“A story is only as good as its villain”
An often-repeated quote and one that is almost impossible to argue against.
Almost every acclaimed book, film and game is as fondly renowned for its villains as it is for its heroes and the connection and interactions between the two is what drives the reader, viewer or player’s ongoing investment in the story. It ultimately sees them develop attachments to the protagonist and hope to see them triumph over the adversity that has been inflicted upon them by the antagonist.
The Final Fantasy series has played host to a long list of villains throughout its storied history, with every title in both the main numbered series of games and its multitude of sequels and spinoffs boasting one or several adversaries for the leads to overcome.
The hit to miss ratio is heavily tilted in the direction of the former, as many of the games have been immensely bolstered by the inclusion of memorable nemeses. There have also been several forgettable foes, however, which often leads to their associated game scoring lowly in any fan's list of favourites as a result.
What follows is a list of the 25 greatest villains to grace the series. From those that see the error of their ways to those who remain hellbent on destruction to the very end.
Spoilers are widespread. Consider yourselves warned.
25. Leon (II)
Final Fantasy II
begins with the escape of four orphans, Firion, Maria, Guy and Leon, from the
city of Fynn as it is ravaged by the Palamecian Empire. The subsequent story
sees the first three of these join a rebellion and seek revenge on their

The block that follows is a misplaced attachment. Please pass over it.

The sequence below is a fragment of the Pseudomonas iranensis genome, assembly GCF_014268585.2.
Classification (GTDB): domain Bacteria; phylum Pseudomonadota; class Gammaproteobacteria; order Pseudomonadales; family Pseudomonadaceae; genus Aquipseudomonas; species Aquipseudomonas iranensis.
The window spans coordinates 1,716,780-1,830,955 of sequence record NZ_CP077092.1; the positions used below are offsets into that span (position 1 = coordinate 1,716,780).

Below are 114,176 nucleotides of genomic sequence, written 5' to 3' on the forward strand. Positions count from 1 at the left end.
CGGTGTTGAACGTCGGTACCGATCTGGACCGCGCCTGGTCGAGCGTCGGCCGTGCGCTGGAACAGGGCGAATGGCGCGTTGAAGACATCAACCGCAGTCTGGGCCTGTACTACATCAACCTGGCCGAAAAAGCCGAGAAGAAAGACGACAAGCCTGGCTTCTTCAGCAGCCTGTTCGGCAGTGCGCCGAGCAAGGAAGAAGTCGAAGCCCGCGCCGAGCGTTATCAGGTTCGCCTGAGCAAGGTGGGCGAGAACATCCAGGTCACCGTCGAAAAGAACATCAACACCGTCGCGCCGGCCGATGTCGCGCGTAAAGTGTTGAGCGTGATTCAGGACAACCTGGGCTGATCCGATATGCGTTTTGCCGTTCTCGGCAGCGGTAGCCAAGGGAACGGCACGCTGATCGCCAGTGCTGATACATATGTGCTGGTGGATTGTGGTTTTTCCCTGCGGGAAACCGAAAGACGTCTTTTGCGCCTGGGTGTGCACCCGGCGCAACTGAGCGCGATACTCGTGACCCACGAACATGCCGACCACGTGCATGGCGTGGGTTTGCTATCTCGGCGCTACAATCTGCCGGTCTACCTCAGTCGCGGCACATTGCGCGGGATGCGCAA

oppressors, with a constantly rotating fourth character filling Leon’s spot as
the player is left to question his fate.
The revelation that Leon has been recruited into the Empire, serving as the Emperor’s right-hand ‘dark knight’, is one of the first shocking moments in a series that would come to be defined by them. His motivations for turning to the dark side are never really explored, as he isn’t shown to be under mind control like Kain, Edea and many others that would follow, but after the largely plotless affair that was Final Fantasy I, he has the distinction of being the first villain with a personal connection to the leads.
He is elevated by this, eclipsing the largely faceless Emperor in importance and serving as a formidable opponent. His eventual redemption (of sorts) is predictable, but his departure in the finale and aspirations to rule seemed to set up a new narrative that was never explored. He certainly had more potential, but given the limitations of the NES he does well to still stand out more than thirty years later.